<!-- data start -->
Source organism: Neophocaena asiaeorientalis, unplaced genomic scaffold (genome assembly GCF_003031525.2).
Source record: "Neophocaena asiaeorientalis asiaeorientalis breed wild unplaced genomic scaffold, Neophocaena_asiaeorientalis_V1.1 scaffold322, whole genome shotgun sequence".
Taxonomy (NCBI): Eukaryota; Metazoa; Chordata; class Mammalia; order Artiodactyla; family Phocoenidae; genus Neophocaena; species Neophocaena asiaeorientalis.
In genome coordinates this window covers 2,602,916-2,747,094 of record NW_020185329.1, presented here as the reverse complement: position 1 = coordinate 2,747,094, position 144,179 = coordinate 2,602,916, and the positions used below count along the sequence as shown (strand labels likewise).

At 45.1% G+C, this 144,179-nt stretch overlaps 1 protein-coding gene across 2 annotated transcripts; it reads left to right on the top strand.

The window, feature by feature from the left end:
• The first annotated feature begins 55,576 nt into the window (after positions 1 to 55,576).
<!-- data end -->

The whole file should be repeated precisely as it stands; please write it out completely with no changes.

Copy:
Source organism: Neophocaena asiaeorientalis, unplaced genomic scaffold (genome assembly GCF_003031525.2).
Source record: "Neophocaena asiaeorientalis asiaeorientalis breed wild unplaced genomic scaffold, Neophocaena_asiaeorientalis_V1.1 scaffold322, whole genome shotgun sequence".
Taxonomy (NCBI): Eukaryota; Metazoa; Chordata; class Mammalia; order Artiodactyla; family Phocoenidae; genus Neophocaena; species Neophocaena asiaeorientalis.
In genome coordinates this window covers 2,602,916-2,747,094 of record NW_020185329.1, presented here as the reverse complement: position 1 = coordinate 2,747,094, position 144,179 = coordinate 2,602,916, and the positions used below count along the sequence as shown (strand labels likewise).

At 45.1% G+C, this 144,179-nt stretch overlaps 1 protein-coding gene across 2 annotated transcripts; it reads left to right on the top strand.

The window, feature by feature from the left end:
• The first annotated feature begins 55,576 nt into the window (after positions 1 to 55,576).